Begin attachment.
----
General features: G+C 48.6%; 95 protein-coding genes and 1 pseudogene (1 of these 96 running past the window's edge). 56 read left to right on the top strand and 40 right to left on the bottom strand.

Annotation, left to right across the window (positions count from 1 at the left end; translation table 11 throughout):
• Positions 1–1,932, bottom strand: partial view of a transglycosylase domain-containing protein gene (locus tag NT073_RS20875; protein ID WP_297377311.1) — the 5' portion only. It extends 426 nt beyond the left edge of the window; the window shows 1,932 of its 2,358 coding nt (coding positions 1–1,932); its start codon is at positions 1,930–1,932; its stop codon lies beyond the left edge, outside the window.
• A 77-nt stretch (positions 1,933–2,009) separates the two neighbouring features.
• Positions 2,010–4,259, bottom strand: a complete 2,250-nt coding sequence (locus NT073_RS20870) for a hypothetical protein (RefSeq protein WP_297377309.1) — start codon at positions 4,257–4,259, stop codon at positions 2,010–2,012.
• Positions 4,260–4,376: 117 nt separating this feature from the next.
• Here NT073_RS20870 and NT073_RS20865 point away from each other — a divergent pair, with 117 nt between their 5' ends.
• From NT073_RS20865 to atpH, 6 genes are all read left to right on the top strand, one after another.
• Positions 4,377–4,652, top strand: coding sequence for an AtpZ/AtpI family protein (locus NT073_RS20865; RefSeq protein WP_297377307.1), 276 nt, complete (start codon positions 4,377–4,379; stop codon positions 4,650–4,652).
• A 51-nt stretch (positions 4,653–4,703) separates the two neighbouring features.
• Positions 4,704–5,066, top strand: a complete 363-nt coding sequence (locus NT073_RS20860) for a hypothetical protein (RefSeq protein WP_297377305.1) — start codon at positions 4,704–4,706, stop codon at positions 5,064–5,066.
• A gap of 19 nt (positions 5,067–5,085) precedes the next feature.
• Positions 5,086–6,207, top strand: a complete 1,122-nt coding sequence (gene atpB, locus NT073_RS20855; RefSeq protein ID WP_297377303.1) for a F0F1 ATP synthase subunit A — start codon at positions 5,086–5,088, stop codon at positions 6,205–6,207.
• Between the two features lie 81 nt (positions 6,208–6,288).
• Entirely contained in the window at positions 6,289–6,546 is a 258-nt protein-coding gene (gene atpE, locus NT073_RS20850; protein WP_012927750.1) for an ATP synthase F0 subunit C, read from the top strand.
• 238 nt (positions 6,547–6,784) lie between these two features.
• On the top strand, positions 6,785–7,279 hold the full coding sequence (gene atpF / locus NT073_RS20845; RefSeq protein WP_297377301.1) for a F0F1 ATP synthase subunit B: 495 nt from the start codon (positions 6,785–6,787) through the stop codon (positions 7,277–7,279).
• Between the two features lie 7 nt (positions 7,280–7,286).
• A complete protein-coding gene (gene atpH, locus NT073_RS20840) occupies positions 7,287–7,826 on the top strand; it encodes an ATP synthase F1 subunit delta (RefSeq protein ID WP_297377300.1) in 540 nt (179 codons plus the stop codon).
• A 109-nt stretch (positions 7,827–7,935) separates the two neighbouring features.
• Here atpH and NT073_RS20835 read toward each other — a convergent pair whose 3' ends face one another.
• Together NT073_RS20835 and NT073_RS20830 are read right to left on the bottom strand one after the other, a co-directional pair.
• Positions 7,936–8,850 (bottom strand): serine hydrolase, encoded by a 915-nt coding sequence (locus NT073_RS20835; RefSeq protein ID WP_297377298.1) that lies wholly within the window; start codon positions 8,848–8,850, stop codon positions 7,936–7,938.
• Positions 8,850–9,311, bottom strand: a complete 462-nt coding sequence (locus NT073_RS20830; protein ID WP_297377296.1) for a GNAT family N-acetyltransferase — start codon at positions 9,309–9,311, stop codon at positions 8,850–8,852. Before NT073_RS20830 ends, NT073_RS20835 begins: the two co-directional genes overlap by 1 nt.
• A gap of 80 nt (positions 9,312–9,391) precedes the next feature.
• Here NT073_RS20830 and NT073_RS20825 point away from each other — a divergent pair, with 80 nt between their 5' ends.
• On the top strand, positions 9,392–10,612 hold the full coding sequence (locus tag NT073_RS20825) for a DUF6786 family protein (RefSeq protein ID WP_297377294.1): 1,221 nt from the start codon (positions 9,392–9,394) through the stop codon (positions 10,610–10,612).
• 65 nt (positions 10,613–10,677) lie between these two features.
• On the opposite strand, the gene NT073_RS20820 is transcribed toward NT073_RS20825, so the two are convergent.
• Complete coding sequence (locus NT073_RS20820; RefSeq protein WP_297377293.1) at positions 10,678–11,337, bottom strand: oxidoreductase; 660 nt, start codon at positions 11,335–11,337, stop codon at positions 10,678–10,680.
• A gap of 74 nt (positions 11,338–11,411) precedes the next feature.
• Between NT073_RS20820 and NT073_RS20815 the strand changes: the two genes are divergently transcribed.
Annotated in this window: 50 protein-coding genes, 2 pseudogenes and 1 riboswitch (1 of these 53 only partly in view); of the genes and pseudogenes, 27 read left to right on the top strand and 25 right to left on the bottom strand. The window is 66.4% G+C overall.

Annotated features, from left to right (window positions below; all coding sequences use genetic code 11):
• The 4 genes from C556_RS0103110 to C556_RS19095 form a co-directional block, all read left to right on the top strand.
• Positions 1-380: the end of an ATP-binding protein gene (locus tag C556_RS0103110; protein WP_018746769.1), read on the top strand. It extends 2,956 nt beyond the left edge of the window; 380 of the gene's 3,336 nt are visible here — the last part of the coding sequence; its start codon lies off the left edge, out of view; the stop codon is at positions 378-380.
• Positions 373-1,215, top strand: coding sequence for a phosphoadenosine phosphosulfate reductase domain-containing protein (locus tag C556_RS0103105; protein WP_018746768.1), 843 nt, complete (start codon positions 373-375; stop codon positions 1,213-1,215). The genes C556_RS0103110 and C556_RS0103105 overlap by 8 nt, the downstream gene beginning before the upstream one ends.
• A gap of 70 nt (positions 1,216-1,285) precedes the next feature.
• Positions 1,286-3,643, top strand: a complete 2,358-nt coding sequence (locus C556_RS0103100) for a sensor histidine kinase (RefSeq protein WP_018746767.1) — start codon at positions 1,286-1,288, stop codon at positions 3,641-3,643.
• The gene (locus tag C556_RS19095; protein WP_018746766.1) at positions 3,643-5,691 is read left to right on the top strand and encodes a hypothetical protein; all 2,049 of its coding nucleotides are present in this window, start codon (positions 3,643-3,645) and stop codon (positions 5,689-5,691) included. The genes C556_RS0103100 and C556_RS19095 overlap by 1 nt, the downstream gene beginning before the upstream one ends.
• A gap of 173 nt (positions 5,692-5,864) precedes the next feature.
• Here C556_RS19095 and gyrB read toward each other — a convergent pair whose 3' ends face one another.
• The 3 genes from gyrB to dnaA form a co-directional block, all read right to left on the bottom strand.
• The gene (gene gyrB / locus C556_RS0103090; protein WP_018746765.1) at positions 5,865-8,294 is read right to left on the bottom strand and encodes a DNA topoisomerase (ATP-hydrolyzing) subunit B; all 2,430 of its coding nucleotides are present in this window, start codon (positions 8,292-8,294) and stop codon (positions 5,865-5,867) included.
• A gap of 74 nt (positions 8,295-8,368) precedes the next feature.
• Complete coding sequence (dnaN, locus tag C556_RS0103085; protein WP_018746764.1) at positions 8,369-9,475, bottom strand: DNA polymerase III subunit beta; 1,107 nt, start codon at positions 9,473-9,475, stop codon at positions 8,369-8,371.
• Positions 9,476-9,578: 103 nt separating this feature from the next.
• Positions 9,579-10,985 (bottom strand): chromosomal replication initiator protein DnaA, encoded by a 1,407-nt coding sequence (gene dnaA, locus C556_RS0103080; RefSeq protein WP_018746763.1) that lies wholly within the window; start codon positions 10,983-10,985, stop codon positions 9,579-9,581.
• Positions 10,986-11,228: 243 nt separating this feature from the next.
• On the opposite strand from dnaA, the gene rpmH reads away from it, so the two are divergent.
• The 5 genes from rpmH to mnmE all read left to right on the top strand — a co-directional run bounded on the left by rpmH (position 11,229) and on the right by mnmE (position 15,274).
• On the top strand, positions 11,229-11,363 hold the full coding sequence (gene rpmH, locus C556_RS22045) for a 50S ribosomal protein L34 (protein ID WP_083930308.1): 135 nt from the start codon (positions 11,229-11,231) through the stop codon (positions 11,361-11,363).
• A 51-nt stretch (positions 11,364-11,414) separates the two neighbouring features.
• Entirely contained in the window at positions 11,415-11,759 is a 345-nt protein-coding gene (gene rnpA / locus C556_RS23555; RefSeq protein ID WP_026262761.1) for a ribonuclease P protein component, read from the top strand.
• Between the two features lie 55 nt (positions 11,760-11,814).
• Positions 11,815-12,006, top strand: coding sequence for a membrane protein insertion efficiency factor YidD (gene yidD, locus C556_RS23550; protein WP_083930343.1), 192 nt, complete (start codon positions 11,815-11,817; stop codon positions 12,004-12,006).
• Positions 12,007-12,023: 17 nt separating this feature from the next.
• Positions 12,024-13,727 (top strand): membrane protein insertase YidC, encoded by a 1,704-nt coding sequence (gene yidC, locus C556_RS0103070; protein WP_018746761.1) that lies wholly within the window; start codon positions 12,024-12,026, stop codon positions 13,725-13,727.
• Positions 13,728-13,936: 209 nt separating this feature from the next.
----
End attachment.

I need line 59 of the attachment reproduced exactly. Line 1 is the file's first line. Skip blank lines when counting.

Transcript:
• Positions 13,728-13,936: 209 nt separating this feature from the next.